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why, how and when to say “yes,” or “no” – deep self-care

why, how and when to say “yes,” or “no”

By February 22, 2011 June 30th, 2017 Blog post

I was taking a photography class at the local JC. I saw a guy my age (mid-life) bounding up the stairs with great enthusiasm and energy. I thought, “Wow. That is unusual. Just look at his energy level!”

I went on to my class and thought no more about it until that night in bed. I remembered that scene and realized it was not unusual. It had only become an unusual sight for me in my life at that time. That was a sobering thought.

I was recovering from chronic illness and was working in a clinic that specialized in treating patients with chronic illness. I did not have the energy to get out in public often, other than work. My energy was being drained by my constant exposure to a certain type of person more than any other. The idea that people are ill and have low energy was continually being reinforced by what I observed day in and day out. I needed to get out of there! I needed a new model of health for myself!

It took me a while to untangle myself from the situation, but I was definitely ready for a serious change and I knew it. It was a matter of life and death for me.

That same situation would not affect everyone the same as it did me. We cannot compare our own inner reactions or responses to that of others. (Comparison in and of itself is draining!) We must listen to our intuition and our hearts to know what serves us and what does not serve us.

You can be sure if it is not serving you, in the long run it is not serving anyone else either.

Take a few moments now, or as soon as you can to do this exercise. Get out your journal or some paper. Sit quietly for a few minutes, letting your mind and body relax as much as possible.

Write down these questions: What and/or who in my life right now is draining my physical energy? What and/or who in my life gives me energy, or fuels me physically?

photo by Carolyn Ringo

Write free form without worrying about sentence structure or even making sense to anyone but you. (You may want to plan to destroy this paper when you are finished if you fear someone may read it that you do not want to read it. This will make it easier for you to let yourself think freely.)

Go back into a quiet state for a while with your eyes closed to feel into these questions more deeply.

When you have exhausted the questions about your physical energy, write down these questions: What and/or who in my life right now is draining my mental energy? What and/or who in my life gives me energy, or fuels me mentally?

Next ask the same questions focusing on your emotional energy. And lastly focus on your spiritual energy.

There will be lots of crossovers, but don’t get hung up on what area these drains or energizers fit into. Just let yourself become aware of them. And know that some of them may be your own thoughts and actions.

By using your heart as your compass (#3), you can see more clearly which direction to go to stop self-defeating behavior. If you take just one mental or emotional habit that really bothers or drains you and apply heart intelligence to it, you’ll see a noticeable difference in your life. Doc Childre and Howard Martin of Heart Math


Certainly this is not about blaming yourself or anyone else
. It is about taking responsibility and making changes. If you want your life to be fulfilling and you want to be able to do the work you were meant to do, you must fill your own gas tank first or, at some point you will not have the vitality to do anything. Frustration, burnout, and maybe even illness will overtake your life if you have let your tank run too low for too long!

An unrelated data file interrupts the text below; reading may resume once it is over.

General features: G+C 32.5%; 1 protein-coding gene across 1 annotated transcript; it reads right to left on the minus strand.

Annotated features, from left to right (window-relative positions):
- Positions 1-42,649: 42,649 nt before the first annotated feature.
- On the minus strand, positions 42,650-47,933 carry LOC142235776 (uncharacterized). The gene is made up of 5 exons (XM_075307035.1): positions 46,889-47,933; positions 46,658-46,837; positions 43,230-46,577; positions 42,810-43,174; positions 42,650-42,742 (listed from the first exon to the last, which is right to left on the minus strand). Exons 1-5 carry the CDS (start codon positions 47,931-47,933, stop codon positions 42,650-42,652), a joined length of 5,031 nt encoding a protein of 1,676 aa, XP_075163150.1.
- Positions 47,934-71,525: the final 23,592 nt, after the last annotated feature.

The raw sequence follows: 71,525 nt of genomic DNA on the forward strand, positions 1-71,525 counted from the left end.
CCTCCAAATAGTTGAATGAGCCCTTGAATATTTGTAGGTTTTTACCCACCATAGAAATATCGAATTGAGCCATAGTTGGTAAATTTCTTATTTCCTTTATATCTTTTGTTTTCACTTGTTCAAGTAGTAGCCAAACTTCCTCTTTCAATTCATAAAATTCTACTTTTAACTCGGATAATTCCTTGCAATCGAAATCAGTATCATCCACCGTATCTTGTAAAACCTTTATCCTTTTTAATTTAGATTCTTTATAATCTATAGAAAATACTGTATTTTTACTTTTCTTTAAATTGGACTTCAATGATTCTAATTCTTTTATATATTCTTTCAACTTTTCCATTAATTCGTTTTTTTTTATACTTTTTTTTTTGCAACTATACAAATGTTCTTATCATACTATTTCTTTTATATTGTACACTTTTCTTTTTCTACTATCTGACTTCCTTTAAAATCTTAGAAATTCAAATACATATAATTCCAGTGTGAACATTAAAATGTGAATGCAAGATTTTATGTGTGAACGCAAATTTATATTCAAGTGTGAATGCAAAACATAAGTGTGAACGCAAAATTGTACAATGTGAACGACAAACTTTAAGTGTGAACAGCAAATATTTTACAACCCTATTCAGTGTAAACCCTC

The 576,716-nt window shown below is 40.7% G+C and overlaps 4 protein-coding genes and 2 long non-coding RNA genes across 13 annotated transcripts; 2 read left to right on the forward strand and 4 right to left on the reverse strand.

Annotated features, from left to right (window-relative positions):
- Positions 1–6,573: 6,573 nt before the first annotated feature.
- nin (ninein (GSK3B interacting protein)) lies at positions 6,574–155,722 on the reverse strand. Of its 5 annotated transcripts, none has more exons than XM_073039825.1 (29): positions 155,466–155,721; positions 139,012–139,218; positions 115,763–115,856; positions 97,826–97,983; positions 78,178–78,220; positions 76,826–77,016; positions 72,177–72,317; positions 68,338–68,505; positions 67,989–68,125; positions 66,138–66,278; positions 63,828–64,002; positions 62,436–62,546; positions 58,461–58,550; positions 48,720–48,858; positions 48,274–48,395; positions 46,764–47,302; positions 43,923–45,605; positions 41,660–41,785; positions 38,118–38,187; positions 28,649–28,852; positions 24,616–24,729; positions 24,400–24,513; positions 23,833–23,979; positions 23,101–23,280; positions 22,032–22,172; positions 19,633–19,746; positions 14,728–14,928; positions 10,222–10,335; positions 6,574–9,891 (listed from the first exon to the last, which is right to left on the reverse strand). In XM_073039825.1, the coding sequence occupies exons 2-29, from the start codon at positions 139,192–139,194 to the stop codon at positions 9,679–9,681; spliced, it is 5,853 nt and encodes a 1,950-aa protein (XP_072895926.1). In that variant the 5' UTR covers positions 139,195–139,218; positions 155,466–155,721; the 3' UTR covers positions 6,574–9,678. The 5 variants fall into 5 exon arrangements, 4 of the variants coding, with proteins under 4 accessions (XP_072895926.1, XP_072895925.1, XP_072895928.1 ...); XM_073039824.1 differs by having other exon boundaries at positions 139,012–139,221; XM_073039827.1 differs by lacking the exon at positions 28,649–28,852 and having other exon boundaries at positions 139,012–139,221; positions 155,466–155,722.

If you feel comfortable doing so, keep your notes handy for a few days. Undoubtedly you will come up with more to put on the lists.

Okay, now you’ve done the exercise. You may be painfully aware of what needs to change in your life to enhance your energy and vitality and de-stress. And so? The answer to what you are going to do about it lies within you. Some changes will only take days, some weeks, some a lifetime of practice. One thing I know for certain is that if you do not deeply want to change, you will not. You will need to think on it, plan for it, and once you take action, stick to it. You may need to see a therapist, hire a life coach, or talk to a trusted friend.

When you need to say, “No, thank you,” you do not need to explain yourself. If you feel you must at first, you can say you have previous commitments. So what if the commitment is to yourself for some time alone. And as you carve out a little quiet time, the things you can do that refuel you will become more clear.

For everything you say yes to in your life, you must say no to something else.
Be prepared for old habits to die away and make sure not to replace them with new habits that have the same negative effect. You may choose to let some relationships go, and deepen other relationships. You may find that something you thought was only a hobby becomes something you can make money doing. Be open to the possibilities.

One’s legacy is what they have given their life energy to.

This is not an easy exercise to follow through with, but your efforts will pay off in spades. You will certainly have more energy and you will be less stressed. Being grateful for all that you uncover, both draining and life affirming will help you move forward. All that is in our lives can teach us if we stay curious without making assumptions. In other words you do not need to make judgments of good or bad, simply learn to be powerfully discerning – for the sake of your life!

Carolyn

Carolyn Ringo

Author Carolyn Ringo

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